The Miocene epoch extends from about 23.03 to 5.333 million years ago (Ma). The Miocene was named by Charles Lyell and means "less recent" because it has 18% fewer modern sea invertebrates than the Pliocene. The Miocene follows the Oligocene and is followed by the Pliocene epoch.
- 2.1: Introduction to the Miocene Epoch
- Relative to the Oligocene Epoch, the Miocene was initially warmer and by the mid-Miocene, primates had once again ventured into the northern latitudes. This time they were apes, versus the prosimians of the Eocene. However, like those earlier primates, the northern apes would eventually go extinct due to global cooling that began ~14 mya.
- 2.2: Sahelanthropus tchadensis
- The Sahelanthropus tchadensis specimen (see Figure 6.2) was discovered in 2001 at the site of Toros-Menalla, in the Djurab Desert of northern Chad, by Michel Brunet and associates.
- 2.3: Orrorin tugenensis
- In 2000, the team of Brigitte Senut and Martin Pickford discovered fossil material from the Lukeino Formation in the Tugen Hills of Kenya. Nicknamed “Millenium Man” due to its timely discovery, the fossils were dated to ~6 mya and given the taxonomic classification, Orrorin tugenensis (“original man from the Tugen hills”).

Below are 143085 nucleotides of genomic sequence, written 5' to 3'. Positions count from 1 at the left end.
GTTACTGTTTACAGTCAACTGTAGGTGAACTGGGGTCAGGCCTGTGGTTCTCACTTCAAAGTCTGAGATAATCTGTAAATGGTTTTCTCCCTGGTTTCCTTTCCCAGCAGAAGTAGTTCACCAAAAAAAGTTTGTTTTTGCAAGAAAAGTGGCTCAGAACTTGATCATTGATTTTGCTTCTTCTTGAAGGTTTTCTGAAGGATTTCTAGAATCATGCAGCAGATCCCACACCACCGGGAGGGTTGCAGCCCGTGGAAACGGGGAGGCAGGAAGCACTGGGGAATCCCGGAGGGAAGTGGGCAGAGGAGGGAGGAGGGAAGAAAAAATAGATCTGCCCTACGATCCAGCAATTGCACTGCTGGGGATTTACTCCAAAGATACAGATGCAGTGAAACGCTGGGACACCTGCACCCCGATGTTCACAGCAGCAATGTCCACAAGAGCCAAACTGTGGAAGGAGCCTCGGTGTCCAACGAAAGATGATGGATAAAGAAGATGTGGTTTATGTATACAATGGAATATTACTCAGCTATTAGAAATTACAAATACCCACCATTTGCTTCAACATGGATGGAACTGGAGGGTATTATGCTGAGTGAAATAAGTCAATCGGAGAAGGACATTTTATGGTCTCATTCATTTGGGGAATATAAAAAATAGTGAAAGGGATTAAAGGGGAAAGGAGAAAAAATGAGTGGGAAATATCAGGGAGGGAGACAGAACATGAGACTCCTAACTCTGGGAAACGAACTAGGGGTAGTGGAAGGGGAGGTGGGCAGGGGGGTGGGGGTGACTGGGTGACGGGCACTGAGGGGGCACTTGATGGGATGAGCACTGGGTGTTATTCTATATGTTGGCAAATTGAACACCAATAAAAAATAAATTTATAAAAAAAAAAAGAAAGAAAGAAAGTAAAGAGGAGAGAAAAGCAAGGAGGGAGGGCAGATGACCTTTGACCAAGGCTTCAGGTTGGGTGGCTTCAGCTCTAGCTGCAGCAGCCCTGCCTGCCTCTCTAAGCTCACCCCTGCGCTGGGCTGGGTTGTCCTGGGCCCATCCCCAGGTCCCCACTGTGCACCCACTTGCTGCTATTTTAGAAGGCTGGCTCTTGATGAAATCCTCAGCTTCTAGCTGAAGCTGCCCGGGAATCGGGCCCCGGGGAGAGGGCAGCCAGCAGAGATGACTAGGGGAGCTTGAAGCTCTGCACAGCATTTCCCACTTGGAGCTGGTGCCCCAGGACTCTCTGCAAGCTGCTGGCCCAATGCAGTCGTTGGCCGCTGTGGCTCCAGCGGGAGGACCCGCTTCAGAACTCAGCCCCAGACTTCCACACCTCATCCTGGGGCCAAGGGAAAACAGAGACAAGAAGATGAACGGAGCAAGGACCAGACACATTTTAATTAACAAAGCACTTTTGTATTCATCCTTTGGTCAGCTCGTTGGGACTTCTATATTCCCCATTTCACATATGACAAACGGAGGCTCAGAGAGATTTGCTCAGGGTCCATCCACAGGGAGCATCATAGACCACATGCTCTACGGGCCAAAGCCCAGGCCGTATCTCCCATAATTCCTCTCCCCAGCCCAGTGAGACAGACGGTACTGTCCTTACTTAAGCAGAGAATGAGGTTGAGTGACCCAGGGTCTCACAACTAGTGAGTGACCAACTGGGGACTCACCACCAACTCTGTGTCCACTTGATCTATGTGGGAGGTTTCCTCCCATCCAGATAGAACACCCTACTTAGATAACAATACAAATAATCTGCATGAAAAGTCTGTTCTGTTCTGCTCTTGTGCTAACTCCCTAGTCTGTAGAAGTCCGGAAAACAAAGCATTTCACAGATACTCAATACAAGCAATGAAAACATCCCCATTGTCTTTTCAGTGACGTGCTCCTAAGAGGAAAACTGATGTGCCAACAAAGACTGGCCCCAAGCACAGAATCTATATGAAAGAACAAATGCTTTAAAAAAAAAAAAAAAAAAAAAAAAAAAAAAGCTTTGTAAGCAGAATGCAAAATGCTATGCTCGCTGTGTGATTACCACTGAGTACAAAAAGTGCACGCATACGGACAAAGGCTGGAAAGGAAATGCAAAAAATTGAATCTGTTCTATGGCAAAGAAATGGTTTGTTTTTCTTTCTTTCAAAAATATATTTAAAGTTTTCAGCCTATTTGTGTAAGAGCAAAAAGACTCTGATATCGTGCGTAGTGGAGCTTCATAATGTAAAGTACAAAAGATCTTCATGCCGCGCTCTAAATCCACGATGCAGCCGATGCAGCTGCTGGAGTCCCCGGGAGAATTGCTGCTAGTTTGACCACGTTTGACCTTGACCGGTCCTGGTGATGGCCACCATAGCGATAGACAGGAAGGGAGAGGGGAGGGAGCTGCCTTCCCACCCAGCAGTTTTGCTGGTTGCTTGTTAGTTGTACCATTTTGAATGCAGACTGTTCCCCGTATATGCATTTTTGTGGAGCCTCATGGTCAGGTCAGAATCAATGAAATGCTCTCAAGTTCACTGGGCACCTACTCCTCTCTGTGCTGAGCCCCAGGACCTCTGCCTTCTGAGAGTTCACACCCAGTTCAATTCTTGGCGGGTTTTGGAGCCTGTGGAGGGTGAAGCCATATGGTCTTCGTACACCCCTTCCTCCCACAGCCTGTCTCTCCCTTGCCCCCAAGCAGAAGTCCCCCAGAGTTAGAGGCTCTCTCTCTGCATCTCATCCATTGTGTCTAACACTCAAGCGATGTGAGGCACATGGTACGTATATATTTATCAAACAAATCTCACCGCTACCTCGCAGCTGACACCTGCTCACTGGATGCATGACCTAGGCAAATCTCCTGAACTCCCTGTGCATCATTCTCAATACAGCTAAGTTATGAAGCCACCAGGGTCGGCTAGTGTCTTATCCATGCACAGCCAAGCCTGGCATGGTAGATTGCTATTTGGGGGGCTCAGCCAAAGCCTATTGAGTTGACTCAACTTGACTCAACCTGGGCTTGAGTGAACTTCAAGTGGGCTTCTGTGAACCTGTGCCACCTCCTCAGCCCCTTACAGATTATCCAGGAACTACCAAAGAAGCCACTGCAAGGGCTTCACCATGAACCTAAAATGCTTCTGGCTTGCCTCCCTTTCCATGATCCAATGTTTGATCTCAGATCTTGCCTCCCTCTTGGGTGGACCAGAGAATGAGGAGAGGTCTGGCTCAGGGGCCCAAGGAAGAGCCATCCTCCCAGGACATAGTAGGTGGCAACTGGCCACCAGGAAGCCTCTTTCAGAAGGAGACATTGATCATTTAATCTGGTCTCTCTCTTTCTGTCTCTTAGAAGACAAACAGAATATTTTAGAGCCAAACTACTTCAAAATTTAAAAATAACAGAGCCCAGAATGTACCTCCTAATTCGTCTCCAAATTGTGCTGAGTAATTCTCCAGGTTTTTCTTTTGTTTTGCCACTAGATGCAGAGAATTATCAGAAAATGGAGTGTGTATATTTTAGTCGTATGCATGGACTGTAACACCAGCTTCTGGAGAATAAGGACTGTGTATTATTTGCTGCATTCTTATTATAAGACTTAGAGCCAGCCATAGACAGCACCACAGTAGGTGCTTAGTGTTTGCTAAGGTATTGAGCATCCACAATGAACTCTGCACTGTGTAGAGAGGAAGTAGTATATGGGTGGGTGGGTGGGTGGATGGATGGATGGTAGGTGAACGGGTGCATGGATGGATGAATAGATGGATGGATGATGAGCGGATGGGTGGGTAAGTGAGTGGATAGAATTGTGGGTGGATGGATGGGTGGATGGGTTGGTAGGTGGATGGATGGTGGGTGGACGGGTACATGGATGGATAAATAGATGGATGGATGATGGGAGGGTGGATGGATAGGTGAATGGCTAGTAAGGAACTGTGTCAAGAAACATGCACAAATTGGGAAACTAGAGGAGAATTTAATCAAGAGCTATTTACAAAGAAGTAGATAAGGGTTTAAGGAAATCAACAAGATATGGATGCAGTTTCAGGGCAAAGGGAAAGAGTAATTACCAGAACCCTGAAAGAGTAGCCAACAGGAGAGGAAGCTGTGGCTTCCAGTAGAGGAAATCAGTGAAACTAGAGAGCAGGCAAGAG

- 2.4: Ardipithecus ramidus and Ardipithecus kadabba
- Deposits within the Afar triangle/depression of Ethiopia (see Figure 8.2) have yielded multiple hominin species within the genera Ardipithecus and Australopithecus. This hotbed of hominin fossils is the northern limit of the East African Rift Zone, where the Arabian and African plates converge. The first species of ardipith to be discovered in the area was Ar. ramidus (4.4 mya), and the second and even older species was Ar. kadabba (5.8 mya).
Thumbnail: Miocene fauna of North America. Mural made for the US government-owned Smithsonian Museum (Public Domain).